Of the 10 African countries with the greatest number of people displaced by conflict and persecution, 9 have authoritarian-leaning governments (see Table 1). Leaders in all nine of these governments have avoided term limits by either changing their constitutions or otherwise not adhering to these limits, allowing them to remain in power. The average tenure of African leaders without term limits is 18 years. This compares to just 4 years for countries with term limits.4 Countries lacking term limits in Africa also tend to be more unstable with a third of these countries experiencing major conflict. A restrictive political environment is thus both a direct driver of forced displacement as well an indirect driver through the conflict that results.

Eritrea provides a good example of the direct links between authoritarian governance and displacement. Its citizens have long fled the brutal conditions in the country—the number of Eritreans who have crossed the Mediterranean to Europe since 2009 is upwards of 120,000 (out of a population of 6 million). The number of Eritreans in neighboring countries is even higher—the United Nations High Commissioner for Refugees (UNHCR) calculated almost 175,000 in Ethiopia alone. Since 1995, the government has enforced a mandatory national service conscription that effectively forces Eritrean citizens into indentured servitude, performing work for the government for an indeterminate period of time (though officially this is limited to 18 months). There is no free press or political sphere for citizens to voice grievances. A 2016 UN Commission of Inquiry report linked the mass displacement of Eritreans to the country’s “gross human rights violations.”5 The brief reopening of the border between Ethiopia and Eritrea in 2018-2019 generated a renewed surge in Eritreans seeking refuge in Ethiopia.

Corruption is a particularly pernicious element of poor governance that contributes to displacement. Research has shown there is a “tipping point” where once a threshold of institutional corruption is reached, for every slight increase in perceived corruption, a large decrease in domestic security follows.6 Corruption in the police and judiciary are particularly important. Once its citizens believe the police or legal system can no longer be relied upon for protection, a country becomes much more vulnerable to instability.

One ramification of a lack of trust in government security services is the emergence of non-statutory security actors. While some are well-intentioned, others lack training or accountability structures. Such groups therefore often devolve into extortion rackets that vie to control revenue-generating sectors of a local economy.7 The result is greater instability and displacement.

Perceptions of government corruption also make it easier for violent extremist groups to recruit and retain members, further contributing to instability and displacement.8 Even though the extremist groups themselves profit off of the corruption to channel funds and smuggle contraband and people, they justify their actions as proof of the state’s unfitness for governance. Not only does the state further lose credibility with its disillusioned citizens, its institutions are also dramatically weakened by the corruption, rendering the state an unattractive alternative to extremist groups. A country like Mali is a good example of how corruption undermined the legitimate authority of the government in communities that saw little attention from Bamako. As aptly noted by counterterrorism experts, “[c]orruption is the most powerful weapon in the armoury of violent extremism.”9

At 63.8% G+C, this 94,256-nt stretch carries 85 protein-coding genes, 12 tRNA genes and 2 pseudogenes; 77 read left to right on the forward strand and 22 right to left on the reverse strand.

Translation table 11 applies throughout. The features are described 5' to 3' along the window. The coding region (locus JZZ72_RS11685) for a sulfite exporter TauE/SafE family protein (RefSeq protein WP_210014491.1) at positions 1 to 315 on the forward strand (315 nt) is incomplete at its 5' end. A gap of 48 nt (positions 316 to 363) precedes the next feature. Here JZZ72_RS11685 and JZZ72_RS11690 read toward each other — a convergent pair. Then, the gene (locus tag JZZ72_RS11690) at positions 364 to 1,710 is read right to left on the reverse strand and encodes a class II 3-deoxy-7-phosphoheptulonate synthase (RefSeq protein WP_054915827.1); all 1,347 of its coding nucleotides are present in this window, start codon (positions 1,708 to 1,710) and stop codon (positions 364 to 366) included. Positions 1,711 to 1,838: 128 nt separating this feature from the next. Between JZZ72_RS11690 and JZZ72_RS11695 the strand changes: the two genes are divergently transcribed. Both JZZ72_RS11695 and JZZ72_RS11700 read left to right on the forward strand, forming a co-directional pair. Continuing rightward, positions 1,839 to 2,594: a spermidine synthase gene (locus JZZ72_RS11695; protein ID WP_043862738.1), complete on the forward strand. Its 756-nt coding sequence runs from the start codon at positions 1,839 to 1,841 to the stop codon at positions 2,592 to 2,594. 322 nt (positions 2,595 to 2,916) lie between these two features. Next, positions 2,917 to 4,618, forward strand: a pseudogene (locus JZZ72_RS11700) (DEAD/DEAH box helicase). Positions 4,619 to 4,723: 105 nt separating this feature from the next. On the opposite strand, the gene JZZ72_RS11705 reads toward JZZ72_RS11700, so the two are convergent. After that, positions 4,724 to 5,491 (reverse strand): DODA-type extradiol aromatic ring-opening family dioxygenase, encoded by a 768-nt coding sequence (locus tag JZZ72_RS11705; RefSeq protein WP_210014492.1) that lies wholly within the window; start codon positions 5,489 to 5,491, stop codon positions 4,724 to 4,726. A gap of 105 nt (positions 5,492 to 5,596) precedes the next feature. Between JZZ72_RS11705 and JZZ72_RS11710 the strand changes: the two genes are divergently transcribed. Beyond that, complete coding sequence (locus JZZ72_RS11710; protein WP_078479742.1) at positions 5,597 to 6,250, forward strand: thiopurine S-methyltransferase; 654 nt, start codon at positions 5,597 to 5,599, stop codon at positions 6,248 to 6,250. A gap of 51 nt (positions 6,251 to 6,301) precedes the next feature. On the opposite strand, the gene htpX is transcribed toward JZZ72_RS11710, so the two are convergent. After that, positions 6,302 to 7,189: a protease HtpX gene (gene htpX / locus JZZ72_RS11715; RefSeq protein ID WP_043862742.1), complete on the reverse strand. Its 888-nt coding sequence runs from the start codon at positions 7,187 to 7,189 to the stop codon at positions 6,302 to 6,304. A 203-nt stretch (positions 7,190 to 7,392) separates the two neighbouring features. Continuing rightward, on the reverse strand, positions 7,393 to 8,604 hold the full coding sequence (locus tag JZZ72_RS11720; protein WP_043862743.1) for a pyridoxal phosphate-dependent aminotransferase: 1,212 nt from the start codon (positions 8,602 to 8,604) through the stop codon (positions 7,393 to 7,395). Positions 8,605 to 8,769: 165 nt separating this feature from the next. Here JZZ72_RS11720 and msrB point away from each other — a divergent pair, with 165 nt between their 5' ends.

Economic factors

While the majority of dislocated Africans are forcibly displaced, economic factors are a key contributor to the flow of Africans trying to enter Europe, the Arabian Peninsula, and South Africa (see text box on migration routes). This has created highly potent political dynamics in these countries of destination. Yet, it is important to recognize that the majority of Africa’s economic migrants stay in Africa. An estimated 12.1 million economic African migrants live in a non-native African country. This number does not include the numerous African migrants who relocate to neighboring countries for seasonal or other short-term labor (otherwise known as circular migration). In total, roughly 80 percent of Africa’s economic migrants stay in Africa.

Interviews of individuals in transit along Africa’s migratory routes show that economic migrants, by and large, come from countries that are not uniformly the poorest of the poor nor embroiled in intense, countrywide conflict (see Figure 5). Rather, they are often responding to a combination of socioeconomic deprivations at home, a lack of governmental services for citizens, and perceived greater employment opportunities abroad.

Many young Africans make the decision to leave because they do not see a viable future for themselves in their home countries. The existence of transnational family and community-support networks abroad can make the decision to emigrate, and to emigrate further afield, easier. Nonetheless, many economic migrants embark on their trek even without such family ties.

Along the Mediterranean routes, many have been willing to spend months to years working on a “pay as you go” system toward their destination.11 There is also anecdotal evidence that, as word spreads about the dangers of robbery and extortion, many still choose to go but leave their money at home, saving it to be transferred through informal financial networks at different points along the journey or in cases of emergency.12 For many African migrants then, even the knowledge that the journey will be dangerous has not been a deterrent.